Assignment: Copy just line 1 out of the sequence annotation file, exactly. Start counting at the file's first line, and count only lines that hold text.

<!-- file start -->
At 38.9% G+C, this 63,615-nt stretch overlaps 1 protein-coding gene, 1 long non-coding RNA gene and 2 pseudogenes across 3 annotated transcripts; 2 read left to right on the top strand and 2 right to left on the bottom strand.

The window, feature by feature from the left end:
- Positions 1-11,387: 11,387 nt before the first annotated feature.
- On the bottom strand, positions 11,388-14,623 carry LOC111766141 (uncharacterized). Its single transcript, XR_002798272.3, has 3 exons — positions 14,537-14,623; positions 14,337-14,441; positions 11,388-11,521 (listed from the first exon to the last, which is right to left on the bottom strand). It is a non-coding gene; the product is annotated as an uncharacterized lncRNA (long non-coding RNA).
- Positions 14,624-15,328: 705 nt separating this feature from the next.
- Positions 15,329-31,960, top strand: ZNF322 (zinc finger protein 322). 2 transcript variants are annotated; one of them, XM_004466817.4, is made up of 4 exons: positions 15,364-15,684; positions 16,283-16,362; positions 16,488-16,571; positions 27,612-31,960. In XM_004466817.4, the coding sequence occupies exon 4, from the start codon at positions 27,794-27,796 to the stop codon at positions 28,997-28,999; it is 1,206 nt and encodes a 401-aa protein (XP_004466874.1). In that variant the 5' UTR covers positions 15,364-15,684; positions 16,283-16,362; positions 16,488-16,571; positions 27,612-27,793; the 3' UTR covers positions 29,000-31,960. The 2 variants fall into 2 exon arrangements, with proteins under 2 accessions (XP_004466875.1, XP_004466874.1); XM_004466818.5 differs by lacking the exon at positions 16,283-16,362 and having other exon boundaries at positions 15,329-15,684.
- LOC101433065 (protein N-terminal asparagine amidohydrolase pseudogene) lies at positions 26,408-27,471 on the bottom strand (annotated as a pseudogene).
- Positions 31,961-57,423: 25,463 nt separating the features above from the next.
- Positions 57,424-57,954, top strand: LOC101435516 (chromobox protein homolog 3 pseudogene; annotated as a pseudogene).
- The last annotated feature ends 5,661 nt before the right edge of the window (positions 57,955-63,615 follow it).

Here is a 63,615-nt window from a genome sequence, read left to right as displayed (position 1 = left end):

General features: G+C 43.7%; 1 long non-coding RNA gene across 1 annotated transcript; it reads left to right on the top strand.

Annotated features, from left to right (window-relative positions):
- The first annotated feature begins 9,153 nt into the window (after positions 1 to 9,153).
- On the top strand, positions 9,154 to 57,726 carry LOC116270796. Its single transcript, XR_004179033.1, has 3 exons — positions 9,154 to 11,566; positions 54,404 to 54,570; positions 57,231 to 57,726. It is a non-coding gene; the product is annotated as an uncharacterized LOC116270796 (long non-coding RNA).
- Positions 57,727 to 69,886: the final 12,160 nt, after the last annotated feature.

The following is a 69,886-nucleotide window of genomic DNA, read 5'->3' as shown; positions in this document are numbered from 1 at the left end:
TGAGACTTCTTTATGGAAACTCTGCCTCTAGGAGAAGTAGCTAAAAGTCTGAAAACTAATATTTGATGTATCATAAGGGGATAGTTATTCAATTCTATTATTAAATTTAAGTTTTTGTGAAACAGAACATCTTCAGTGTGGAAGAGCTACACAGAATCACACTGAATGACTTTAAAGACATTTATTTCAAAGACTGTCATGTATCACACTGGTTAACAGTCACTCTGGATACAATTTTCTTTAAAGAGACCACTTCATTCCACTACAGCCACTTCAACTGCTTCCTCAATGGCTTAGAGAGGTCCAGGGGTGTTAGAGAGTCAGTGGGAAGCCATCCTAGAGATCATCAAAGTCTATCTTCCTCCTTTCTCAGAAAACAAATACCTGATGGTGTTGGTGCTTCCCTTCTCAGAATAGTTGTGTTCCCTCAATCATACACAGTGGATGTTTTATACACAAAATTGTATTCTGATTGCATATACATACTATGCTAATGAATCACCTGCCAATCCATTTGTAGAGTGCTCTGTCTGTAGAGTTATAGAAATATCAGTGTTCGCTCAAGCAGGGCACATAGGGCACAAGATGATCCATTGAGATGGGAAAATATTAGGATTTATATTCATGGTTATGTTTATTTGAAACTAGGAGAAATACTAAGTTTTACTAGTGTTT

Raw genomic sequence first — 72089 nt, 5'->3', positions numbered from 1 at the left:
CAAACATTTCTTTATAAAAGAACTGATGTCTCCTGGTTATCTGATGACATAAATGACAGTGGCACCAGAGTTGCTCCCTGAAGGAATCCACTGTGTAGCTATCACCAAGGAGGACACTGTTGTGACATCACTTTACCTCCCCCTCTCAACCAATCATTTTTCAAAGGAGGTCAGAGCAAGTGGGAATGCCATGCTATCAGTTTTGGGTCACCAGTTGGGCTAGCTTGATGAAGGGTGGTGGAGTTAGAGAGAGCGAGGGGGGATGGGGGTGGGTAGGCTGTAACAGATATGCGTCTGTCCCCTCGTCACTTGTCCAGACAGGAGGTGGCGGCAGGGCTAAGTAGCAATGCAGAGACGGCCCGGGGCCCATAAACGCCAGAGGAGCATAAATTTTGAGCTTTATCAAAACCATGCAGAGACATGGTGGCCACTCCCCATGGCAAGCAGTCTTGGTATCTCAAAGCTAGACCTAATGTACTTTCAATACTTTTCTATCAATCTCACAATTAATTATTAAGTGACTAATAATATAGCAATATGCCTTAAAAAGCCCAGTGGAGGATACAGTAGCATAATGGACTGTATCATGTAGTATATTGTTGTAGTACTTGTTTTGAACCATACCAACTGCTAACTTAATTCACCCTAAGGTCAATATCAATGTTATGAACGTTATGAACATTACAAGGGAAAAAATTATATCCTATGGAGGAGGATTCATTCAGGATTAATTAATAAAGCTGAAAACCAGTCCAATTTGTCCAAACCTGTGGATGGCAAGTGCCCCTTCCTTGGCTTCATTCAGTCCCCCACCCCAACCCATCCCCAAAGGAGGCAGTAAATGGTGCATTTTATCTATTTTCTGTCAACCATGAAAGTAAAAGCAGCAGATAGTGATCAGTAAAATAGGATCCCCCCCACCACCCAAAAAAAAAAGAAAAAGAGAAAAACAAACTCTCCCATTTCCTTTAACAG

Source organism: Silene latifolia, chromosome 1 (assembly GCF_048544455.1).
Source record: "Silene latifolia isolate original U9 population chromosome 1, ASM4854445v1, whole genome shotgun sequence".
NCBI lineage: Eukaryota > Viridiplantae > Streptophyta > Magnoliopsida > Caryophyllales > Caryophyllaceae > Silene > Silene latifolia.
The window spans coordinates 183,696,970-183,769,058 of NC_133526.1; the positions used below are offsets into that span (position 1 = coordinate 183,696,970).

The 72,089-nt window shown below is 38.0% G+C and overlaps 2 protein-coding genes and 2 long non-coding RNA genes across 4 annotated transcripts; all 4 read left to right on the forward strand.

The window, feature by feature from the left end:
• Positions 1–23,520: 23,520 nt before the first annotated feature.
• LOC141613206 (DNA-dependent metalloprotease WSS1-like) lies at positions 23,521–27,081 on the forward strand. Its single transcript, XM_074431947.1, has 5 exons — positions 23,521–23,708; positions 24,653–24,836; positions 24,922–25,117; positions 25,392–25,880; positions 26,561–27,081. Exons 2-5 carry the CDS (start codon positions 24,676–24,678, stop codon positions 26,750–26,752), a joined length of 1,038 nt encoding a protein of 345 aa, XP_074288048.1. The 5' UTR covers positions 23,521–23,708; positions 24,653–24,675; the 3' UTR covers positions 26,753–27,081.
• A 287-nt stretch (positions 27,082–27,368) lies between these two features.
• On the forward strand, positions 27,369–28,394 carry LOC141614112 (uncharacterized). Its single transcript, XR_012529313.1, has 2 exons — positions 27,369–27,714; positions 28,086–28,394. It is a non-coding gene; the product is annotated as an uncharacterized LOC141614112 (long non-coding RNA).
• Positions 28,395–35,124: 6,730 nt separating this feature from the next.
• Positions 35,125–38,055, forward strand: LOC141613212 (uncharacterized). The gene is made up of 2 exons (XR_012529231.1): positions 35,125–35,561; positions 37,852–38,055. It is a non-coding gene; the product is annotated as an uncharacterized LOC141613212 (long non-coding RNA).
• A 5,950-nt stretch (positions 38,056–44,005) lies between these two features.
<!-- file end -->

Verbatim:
At 38.9% G+C, this 63,615-nt stretch overlaps 1 protein-coding gene, 1 long non-coding RNA gene and 2 pseudogenes across 3 annotated transcripts; 2 read left to right on the top strand and 2 right to left on the bottom strand.